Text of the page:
Where Microsoft is Headed with Virtualization
by Chris Sanders
Some of the highlights...
When thinking about virtualization, people so commonly just think of virtualization software (e.g. Virtual Server 2005 R2), but as Mike state's, this is only one small piece of what makes up virtualization as whole.
One of the biggest pushes with virtualization is to make it more manageable overall. What is the point of a technology that is supposed to increase business productivity if it is a management nightmare? Easier management has already come with MOM support, but the big thing on the horizon is System Center Virtual Machine Manager.
Changes in licensing of the VM technology itself are being made in order to achieve maximum interoperability with other operating systems. You have the Open Specifications Promise (OSP) model to thank for this.
Virtualization licensing is really on the ball when it comes to providing an incentive for people to think about switching to a virtualized infrastructure. The move from installation-based licensing to instance-based licensing has really led to a bang in virtualization adoption. Figure up the potential savings yourself by using the Windows OS licensing calculator.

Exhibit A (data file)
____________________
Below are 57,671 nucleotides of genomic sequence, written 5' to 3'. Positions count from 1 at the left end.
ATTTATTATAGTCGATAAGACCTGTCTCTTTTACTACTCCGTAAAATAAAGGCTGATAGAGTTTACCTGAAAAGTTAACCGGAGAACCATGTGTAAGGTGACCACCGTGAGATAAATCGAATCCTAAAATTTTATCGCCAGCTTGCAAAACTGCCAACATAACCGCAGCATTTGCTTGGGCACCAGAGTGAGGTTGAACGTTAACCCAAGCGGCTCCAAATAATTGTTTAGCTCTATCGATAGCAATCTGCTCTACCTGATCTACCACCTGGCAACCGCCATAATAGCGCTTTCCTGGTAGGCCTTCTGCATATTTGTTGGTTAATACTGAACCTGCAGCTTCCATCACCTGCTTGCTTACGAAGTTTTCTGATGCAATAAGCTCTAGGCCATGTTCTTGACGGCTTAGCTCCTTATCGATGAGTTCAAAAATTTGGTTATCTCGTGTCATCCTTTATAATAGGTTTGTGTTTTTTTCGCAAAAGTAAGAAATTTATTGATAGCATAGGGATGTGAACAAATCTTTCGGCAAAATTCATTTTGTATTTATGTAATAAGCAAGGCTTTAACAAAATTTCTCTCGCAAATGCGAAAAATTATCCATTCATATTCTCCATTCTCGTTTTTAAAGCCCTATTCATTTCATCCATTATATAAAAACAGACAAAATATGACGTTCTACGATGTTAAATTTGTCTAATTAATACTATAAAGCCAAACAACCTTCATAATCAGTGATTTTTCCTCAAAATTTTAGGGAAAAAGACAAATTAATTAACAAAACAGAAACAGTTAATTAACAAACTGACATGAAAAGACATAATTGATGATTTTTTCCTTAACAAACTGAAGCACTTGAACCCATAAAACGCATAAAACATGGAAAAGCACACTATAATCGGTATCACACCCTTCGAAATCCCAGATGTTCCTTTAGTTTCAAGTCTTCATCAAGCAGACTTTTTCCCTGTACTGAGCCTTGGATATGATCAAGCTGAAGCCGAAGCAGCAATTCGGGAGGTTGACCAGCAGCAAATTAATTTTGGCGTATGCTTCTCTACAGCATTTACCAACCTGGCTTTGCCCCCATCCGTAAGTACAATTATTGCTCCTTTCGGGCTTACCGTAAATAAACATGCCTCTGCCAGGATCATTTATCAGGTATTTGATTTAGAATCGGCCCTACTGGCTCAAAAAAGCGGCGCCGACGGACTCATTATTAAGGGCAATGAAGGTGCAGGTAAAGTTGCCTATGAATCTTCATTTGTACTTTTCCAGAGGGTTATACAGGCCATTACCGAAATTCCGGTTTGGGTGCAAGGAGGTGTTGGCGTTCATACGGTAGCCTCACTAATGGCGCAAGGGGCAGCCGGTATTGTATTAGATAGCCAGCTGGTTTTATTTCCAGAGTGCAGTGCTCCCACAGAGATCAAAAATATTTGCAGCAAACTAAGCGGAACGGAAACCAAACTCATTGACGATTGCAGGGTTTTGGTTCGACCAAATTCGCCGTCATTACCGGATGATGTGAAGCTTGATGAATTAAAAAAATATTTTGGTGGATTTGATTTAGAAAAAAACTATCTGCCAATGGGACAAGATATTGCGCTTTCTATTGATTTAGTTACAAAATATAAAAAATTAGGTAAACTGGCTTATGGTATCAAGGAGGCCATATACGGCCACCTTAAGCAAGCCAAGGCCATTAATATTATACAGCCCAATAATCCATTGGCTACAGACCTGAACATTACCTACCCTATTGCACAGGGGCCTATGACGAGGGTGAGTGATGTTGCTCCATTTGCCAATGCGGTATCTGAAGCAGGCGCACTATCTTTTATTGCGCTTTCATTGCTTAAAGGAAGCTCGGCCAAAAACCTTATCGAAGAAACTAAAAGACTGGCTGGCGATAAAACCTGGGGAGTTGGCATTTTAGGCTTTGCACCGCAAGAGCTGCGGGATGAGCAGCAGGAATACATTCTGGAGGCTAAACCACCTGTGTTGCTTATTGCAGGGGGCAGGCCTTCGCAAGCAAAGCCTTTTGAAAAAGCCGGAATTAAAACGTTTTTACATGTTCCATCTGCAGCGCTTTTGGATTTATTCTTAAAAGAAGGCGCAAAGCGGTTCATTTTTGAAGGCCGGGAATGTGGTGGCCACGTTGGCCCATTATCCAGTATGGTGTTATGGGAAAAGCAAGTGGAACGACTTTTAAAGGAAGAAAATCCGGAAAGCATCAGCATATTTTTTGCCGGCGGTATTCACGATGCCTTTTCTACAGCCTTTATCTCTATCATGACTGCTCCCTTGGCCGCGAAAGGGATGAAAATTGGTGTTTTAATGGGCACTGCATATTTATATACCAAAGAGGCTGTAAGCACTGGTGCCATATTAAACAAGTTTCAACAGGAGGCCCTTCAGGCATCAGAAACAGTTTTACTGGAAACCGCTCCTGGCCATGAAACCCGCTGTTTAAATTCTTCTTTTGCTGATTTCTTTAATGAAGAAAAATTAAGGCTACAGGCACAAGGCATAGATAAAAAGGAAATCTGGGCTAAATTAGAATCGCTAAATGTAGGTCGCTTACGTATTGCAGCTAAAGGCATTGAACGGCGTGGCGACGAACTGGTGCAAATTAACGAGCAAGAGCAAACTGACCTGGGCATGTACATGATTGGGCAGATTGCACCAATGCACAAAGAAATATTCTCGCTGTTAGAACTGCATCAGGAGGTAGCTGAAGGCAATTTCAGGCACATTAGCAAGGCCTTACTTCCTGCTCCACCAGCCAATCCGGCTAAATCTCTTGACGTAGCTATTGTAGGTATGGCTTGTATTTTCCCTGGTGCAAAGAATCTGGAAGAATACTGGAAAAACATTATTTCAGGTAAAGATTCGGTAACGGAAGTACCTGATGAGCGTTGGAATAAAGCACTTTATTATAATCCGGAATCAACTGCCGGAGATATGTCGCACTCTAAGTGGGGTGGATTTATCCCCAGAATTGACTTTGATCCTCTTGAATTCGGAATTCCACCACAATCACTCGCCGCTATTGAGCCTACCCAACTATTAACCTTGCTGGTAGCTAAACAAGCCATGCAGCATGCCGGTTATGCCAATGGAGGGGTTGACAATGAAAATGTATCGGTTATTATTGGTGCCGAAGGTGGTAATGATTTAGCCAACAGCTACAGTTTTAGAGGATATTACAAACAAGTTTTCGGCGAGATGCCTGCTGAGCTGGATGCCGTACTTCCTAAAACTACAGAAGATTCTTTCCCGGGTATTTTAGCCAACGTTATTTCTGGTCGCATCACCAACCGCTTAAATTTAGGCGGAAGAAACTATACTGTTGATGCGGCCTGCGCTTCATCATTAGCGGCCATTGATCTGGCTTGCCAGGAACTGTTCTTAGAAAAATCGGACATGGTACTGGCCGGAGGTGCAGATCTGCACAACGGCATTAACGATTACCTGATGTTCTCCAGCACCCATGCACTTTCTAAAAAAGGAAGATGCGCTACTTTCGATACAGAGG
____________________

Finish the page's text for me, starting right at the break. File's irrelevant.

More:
Security is still really not where it needs to be for mass adoption of server virtualization. Work needs to be done to the virtualization layer in order to provide an extra means of data protection. There are talks of doing this through both hardware and software based solutions.
It is really great to see articles like this in regards to the future of virtualization technology. With the level of commitment Microsoft has expressed, it is clear that virtualization is not only here to stay, but that it will eventually become the de facto standard in server and client operating systems to come. Anyone who isn't using some form of virtualization in their IT strategy will be left behind by those who are.
Read Mike's full blog posting by clicking here.
Where Microsoft is headed with virtualization:
1. Use monopoly power to put VMWare out of business. Start by changing license agreements to stall for development time on inferior free products which were mostly purchased from other companies anyway.
2. Give lip service to technologies like Xen and make shallow deals with companies like Novell so that regulators don't jump on us for step 1.
4. Make lots of money.
Anyone serious about virtualization have passed on Virtual PC/Server. I work in Wall Street and there are tons of virtualization projects going on with VMWare as an overwhelming favorite: